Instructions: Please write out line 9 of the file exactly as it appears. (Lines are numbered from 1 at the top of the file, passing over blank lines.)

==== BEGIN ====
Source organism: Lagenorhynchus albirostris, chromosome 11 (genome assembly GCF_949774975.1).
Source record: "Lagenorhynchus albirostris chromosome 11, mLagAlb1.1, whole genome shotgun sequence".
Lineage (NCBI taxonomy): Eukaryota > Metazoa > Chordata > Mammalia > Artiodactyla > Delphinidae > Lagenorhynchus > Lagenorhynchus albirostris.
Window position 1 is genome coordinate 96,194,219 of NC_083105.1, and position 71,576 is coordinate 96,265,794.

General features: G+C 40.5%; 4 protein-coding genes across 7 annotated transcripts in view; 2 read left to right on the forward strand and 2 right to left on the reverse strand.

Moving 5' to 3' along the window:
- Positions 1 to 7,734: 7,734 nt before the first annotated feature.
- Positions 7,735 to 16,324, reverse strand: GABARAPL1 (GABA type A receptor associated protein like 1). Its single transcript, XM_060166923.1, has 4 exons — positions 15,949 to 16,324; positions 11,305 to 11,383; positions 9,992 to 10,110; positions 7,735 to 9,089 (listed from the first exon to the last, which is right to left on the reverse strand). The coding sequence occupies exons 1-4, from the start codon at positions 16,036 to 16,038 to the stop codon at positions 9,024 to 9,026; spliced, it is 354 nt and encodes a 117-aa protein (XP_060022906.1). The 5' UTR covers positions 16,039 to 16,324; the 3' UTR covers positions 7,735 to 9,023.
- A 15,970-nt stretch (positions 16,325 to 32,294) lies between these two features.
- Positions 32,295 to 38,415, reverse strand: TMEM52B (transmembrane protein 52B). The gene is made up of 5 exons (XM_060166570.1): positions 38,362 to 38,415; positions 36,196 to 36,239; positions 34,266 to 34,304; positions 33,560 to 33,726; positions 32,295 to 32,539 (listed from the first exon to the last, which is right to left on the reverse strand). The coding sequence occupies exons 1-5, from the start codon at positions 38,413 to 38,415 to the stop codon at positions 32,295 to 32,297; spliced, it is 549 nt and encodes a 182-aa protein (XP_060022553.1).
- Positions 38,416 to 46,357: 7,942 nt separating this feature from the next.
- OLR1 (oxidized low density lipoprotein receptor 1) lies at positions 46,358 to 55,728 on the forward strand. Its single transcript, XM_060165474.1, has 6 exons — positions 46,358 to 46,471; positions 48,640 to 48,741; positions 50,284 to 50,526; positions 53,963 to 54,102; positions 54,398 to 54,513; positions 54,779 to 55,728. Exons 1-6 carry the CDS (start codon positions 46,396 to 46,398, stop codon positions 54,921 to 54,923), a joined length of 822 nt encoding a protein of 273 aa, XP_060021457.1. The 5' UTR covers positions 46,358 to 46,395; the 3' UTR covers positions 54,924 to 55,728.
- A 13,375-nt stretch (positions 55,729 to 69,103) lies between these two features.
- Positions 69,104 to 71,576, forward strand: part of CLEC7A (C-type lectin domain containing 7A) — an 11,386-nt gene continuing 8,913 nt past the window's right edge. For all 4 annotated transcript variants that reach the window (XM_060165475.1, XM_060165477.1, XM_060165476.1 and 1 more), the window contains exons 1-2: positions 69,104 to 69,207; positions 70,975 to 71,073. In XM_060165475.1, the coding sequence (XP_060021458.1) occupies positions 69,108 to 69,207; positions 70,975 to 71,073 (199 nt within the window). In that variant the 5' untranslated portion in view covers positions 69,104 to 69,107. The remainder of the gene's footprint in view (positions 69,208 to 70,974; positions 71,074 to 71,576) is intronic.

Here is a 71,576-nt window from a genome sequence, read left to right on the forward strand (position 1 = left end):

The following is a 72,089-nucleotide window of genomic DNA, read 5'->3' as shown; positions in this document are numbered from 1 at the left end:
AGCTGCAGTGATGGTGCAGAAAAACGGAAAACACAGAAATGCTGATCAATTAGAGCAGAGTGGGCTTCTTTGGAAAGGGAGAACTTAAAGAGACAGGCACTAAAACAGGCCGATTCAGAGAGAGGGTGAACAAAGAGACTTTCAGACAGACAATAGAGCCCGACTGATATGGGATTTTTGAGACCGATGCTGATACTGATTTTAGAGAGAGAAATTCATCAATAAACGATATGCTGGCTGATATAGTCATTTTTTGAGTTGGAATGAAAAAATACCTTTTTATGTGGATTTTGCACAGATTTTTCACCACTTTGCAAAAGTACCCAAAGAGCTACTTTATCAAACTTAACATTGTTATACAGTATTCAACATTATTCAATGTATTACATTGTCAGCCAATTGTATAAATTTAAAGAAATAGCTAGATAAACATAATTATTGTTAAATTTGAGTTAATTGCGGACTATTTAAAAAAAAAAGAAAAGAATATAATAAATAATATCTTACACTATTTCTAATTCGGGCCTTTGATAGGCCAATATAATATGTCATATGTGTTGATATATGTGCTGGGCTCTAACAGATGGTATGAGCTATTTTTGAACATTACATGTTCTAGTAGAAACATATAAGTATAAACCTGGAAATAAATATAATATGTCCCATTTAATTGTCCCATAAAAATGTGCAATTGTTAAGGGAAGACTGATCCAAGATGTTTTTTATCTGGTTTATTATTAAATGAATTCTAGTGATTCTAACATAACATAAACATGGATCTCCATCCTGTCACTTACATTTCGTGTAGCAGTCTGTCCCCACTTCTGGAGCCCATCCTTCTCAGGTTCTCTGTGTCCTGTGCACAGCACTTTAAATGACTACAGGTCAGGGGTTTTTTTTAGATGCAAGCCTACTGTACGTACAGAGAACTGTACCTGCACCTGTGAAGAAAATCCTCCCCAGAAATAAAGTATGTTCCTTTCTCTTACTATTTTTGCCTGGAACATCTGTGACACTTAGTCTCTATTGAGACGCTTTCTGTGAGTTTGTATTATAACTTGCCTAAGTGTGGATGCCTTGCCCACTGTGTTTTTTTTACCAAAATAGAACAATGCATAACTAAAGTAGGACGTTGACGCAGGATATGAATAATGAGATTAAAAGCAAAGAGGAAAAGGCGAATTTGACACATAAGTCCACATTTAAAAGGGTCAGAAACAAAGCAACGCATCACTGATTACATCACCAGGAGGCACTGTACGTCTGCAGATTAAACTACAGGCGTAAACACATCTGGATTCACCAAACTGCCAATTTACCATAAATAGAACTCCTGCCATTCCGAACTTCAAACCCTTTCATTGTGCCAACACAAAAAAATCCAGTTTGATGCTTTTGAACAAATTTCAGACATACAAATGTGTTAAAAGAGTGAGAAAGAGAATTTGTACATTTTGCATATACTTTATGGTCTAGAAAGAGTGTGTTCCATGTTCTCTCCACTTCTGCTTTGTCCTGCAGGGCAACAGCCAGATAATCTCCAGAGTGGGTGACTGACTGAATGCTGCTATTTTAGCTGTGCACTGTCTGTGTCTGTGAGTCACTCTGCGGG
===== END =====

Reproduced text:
- A 15,970-nt stretch (positions 16,325 to 32,294) lies between these two features.